Sir Albert Howard (8 December 1873 – 20 October 1947)
Was the founder of the organic farming movement. He worked for 25 years as an agricultural investigator in India, first as Agricultural Adviser to States in Central India and Rajputana, then as Director of the Institute of Plant Industry at Indore, where he developed the famed Indore composting process, which put the ancient art of composting on a firm scientific basis.Howard was a brilliant development worker. Early in his career he abandoned the restrictions of conventional agricultural science with its increasing overspecialisation — “learning more and more about less and less” — and set out to learn how to grow a healthy crop in typical conditions in the field, rather than the usual untypical conditions in laboratories and test-plots that represented nothing other than themselves.
He adopted the best teachers: Nature — “the supreme farmer”, India’s peasants (whom he regarded as his prime “customers”), and the pests and weeds the scientists were committed to fighting with an ever-widening array of poisons, but which Howard called his “Professors of Agriculture”. He saw pests in the context of Nature’s use for them as censors of soil fertility levels and unsuitable crops growing in unsuitable conditions. He found that when the unsuitable conditions were corrected the pests departed. His crops were virtually immune to pest attack, and so was his livestock.
Albert Howard “worm cast humus content was 50% greater than the average topsoil and contains 5 times the nitrogen 7 times soluble phosphate and 11 times the potassium”
Albert Howard “good soils with healthy worm population would produce in a year 25 tonnes of worm casts per acre”.
How to make and use Worm Tea
Brewing a high-quality batch of worm tea is an easy, straightforward process.
Gather your materials. To make worm tea, you’ll need a compost tea bag (this can be any porous, natural fibre bag), a 25 litre bucket of rainwater, and worm castings (should fill about a tenth of the bucket).
Fill the bag with worm castings. Fill your porous worm tea bag with your vermicompost (the worm castings), and tie the open end of the bag shut.
Steep the bag in a bucket of water. Begin the steeping process by submerging the teabag in the bucket of water. Aeration boosts microbial activity, Use a fish tank bubbler to add extra oxygen to your worm tea (more air the better).
Keep the bag submerged overnight. You’ll know your worm tea is ready to use when the water is light brown.
Dilute the tea with water. Remove both the fish tank bubbler and the teabag from the bucket. Dilute the tea with an additional 25 litres of water; the tea won’t lose its potency and will last longer.
Once you’ve brewed worm tea, use it as soon as possible. Water your plants with worm tea every two weeks, or once a week for fruits and vegetables.
Choose your delivery method. A watering can or spray bottle are acceptable options. If using a sprayer, strain the worm tea to avoid clogging the spraying mechanism.
Water your plants with worm tea. You can water your both your outdoor garden plants and your houseplants with worm tea. Make sure to cover both the soil and the plants’ leaves. In addition to fertilising the soil, the microbes in the tea help stave off plant disease.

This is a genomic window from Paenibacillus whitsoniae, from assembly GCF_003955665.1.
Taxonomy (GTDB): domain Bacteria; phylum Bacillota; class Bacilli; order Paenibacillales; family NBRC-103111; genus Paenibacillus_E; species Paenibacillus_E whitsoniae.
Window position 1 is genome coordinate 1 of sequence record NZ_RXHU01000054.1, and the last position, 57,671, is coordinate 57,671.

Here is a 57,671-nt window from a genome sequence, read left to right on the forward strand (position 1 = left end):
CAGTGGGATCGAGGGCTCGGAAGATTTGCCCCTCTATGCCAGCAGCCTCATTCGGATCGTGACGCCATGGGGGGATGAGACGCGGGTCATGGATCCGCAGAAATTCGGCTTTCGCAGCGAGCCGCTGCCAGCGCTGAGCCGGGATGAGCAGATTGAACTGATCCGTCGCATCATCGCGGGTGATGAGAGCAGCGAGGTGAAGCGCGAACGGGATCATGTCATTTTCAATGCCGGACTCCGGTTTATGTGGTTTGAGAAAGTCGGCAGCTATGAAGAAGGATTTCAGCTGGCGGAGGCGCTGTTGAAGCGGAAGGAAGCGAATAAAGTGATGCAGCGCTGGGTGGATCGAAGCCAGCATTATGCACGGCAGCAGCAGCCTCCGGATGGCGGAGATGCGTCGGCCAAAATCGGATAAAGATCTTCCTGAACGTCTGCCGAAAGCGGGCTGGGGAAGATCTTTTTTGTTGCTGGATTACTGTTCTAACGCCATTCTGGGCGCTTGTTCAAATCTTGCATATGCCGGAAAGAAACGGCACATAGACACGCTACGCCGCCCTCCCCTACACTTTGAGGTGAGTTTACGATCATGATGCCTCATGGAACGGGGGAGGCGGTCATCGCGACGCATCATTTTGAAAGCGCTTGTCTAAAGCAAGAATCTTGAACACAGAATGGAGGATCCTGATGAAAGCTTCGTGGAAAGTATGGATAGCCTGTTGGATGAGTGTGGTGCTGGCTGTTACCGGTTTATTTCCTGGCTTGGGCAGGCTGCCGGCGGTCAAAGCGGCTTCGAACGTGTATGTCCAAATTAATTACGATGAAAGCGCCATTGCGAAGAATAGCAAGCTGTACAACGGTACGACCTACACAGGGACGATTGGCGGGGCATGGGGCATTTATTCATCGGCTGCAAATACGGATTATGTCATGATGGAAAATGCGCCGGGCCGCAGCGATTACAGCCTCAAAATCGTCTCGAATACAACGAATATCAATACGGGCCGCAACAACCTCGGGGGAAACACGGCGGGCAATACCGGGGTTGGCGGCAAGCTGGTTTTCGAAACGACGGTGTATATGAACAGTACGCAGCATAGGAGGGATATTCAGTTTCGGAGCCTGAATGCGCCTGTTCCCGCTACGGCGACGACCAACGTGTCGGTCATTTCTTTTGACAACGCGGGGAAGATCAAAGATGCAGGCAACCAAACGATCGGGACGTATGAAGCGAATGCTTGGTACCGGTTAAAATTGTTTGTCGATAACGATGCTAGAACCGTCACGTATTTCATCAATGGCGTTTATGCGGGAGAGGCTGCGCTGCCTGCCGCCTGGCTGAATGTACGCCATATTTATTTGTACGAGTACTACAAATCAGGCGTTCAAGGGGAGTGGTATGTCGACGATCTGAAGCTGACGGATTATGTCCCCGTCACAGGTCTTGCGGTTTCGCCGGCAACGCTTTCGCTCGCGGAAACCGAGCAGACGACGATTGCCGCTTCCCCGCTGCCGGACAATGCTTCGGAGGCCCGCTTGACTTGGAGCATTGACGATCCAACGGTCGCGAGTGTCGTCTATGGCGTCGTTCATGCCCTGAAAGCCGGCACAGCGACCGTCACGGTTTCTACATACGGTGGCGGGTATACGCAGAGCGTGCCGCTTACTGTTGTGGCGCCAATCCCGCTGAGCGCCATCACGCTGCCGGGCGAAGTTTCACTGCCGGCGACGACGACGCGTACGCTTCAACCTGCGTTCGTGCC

Do not store any leftover tea! the water environment is not conducive for the aerobic microbes to survive, so only mix in batches that you can use immediately.
Biochar and Terra Preta
I was first introduced to the term Terra Preta during my visit to the Amazon in Brazil for my Nuffield in 2016.
The following article sums up biochar as well as anything else I’ve found (https://www.allotment-garden.org/composts-fertilisers/biochar-terra-preta/)
Terra Preta is Portuguese for ‘black earth‘ and refers to areas of dark, fertile soil discovered in the Amazon basin. The reason for the soil fertility, in an area where the soils are noted for their lack of fertility, is attributed to the use of biochar by the civilisation that thrived there some 2,500 years ago.
Biochar is the name given to charcoal made from plant materials and wood in the same way as ordinary charcoal is made with controlled burning or roasting in the absence of oxygen, known as pyrolysis. This is usually ground into small particles.
The charcoal is then inoculated with microbial mixtures and nutrients. This is known as activating or charging the biochar.
Benefits of Biochar
The enthusiastic advocates claim that adding biochar to soil will:
- Increase soil fertility and nutrient availability producing better crops
- Increase the microbial flora and fauna of the soil
- Stabilise soils and after using for a number of years or adding a sufficient amount, produce a permanent change in the soil as with the fertile Amazonian Terra Preta black earth.
- Lock up carbon in the soil, reducing CO2 in the atmosphere and mitigating the climate change problem
There is no doubt that the Terra Preta of the Amazon exists and is very fertile but exactly how the pre-historic inhabitants achieved this is not known. It’s possible that natural, local processes took part. Terra Preta is associated with shards of pottery and other remains that that imply the charcoal was thrown into a midden. That certainly would have been rich in microbes. Some of the most enthusiastic advocates and studies showing very good results seem to be in tropical or semi-tropical climates which would suggest climate may be a factor.
Biochar in temperate climates such as Europe and the UK may well react differently to the tropics and a few studies have indicated that biochar, far from being beneficial may actually be harmful in the short term. This is most likely due to using uncharged biochar. That is ‘raw’ biochar / crushed charcoal. We now know that biochar needs to be inoculated with nutrients and microbes to work as advertised, that is activated or charged.
Having said that, the bulk of studies are promising and showing very positive results. We’re still researching biochar and seeking to understand the factors that influence it.